Intraindividual variability (IIV) in an animal model of ADHD - the Spontaneously Hypertensive Rat
1 Department of Medicine, SUNY Upstate Medical University, 750 E Adams St, Syracuse, NY 13210, USA
2 Department of Physiology, Institute of Basic Medical Sciences, University of Oslo, NO-0317 Oslo, Norway
3 Department of Psychiatry, SUNY Upstate Medical University, 750 E Adams St, Syracuse, NY 13210, USA
4 Department of Medicine Neuroscience and Physiology, SUNY Upstate Medical University, 750 E Adams St, Syracuse, NY 13210, USA
Behavioral and Brain Functions 2010, 6:56 doi:10.1186/1744-9081-6-56Published: 6 October 2010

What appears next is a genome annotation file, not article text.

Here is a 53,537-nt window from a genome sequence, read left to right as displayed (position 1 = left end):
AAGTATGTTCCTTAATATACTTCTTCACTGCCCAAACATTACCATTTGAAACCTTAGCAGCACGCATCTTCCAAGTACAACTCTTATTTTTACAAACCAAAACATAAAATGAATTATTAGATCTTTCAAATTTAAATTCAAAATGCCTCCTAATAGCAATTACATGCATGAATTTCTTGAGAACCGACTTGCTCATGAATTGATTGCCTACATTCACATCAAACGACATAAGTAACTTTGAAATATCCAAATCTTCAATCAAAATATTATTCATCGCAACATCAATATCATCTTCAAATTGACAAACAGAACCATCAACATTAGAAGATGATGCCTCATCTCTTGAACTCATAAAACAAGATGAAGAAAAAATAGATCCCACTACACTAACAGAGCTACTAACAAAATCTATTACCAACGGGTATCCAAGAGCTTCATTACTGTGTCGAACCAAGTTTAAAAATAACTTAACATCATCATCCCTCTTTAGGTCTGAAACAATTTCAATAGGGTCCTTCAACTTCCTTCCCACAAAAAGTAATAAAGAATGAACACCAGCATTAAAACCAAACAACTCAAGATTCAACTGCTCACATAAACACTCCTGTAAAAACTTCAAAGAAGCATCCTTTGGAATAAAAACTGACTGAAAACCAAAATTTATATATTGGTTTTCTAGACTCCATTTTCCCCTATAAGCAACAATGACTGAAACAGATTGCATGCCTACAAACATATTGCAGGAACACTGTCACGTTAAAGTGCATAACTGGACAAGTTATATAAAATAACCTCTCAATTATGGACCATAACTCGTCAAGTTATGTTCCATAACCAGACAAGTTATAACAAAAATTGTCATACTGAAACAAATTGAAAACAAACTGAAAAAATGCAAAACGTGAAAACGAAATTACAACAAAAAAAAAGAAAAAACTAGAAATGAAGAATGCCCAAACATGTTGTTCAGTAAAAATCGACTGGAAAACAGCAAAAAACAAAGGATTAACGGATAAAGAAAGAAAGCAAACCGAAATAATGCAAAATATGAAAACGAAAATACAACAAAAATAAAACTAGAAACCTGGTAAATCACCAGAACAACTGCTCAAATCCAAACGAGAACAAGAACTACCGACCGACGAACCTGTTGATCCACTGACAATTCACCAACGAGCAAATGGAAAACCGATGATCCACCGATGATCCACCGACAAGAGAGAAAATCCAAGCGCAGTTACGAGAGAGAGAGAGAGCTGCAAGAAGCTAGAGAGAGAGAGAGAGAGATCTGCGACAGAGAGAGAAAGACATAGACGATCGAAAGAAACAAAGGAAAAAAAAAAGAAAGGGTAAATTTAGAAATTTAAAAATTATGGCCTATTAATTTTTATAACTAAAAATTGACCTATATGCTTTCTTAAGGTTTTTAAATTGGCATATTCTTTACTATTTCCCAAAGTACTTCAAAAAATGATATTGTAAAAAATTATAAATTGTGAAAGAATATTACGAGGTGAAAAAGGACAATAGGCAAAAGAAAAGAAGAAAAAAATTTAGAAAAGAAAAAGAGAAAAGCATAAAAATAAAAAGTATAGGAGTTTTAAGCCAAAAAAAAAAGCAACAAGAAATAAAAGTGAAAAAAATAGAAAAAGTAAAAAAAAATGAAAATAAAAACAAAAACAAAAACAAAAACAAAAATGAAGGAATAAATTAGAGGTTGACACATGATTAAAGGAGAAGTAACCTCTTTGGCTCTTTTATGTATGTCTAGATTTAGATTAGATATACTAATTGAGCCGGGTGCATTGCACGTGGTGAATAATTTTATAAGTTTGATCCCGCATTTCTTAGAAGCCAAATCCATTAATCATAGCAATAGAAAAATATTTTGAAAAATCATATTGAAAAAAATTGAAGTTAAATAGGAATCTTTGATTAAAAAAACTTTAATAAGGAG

Attention-deficit/hyperactivity disorder (ADHD) is characterized by numerous behaviors including inattention, hyperactivity and impulsiveness. ADHD-affected individuals also have high intra-individual variability (IIV) in reaction time. The genetic control of IIV is not well understood. The single study of the genetics of this phenomenon in humans detected only marginal associations between genotypes at two candidate genes for ADHD and variability in response time. The Spontaneously Hypertensive Rat (SHR/NCrl) is an animal model of ADHD, expressing high activity, inattention and impulsive behavior during operant and task tests. The SHR might be useful for identifying genes for variability, but it is not known whether it also expresses high IIV, as is symptomatic of ADHD. We therefore conducted an investigation of IIV in the SHR. We used 16 SHR/NCrl rats and 15 Wistar-Kyoto (WKY/Nico) controls applying a reinforcement schedule used in the validation of the SHR as an animal model of ADHD. We represented IIV as the average absolute deviation of individual behavior within the five 18-min segments of each experimental session from the average behavioral trait value within that session ('individual phenotypic dispersion', PDi). PDi for hyperactivity, impulsiveness and inattention in the SHR and WKY rats was analyzed using nonparametric ranking by experimental session. SHR/NCrl rats had higher PDi than WKY/Nico controls for impulsiveness and inattention. There was a significant upward trend for PDi over experimental segments within sessions for attention in SHR rats, but not in WKY. PDi for hyperactivity was correlated with PDi for impulsiveness and we therefore excluded observations associated with short IRTs (< 0.67s); dispersion in hyperactivity outside this interval was also significantly higher in SHR rats than in WKY rats. Some studies indicate the sharing of symptoms of hyperactivity and impulsiveness in SHR and ADHD-affected humans; high IIV in operant behavioral metrics suggests that the SHR may be useful in elucidating the genetic basis for IIV in humans.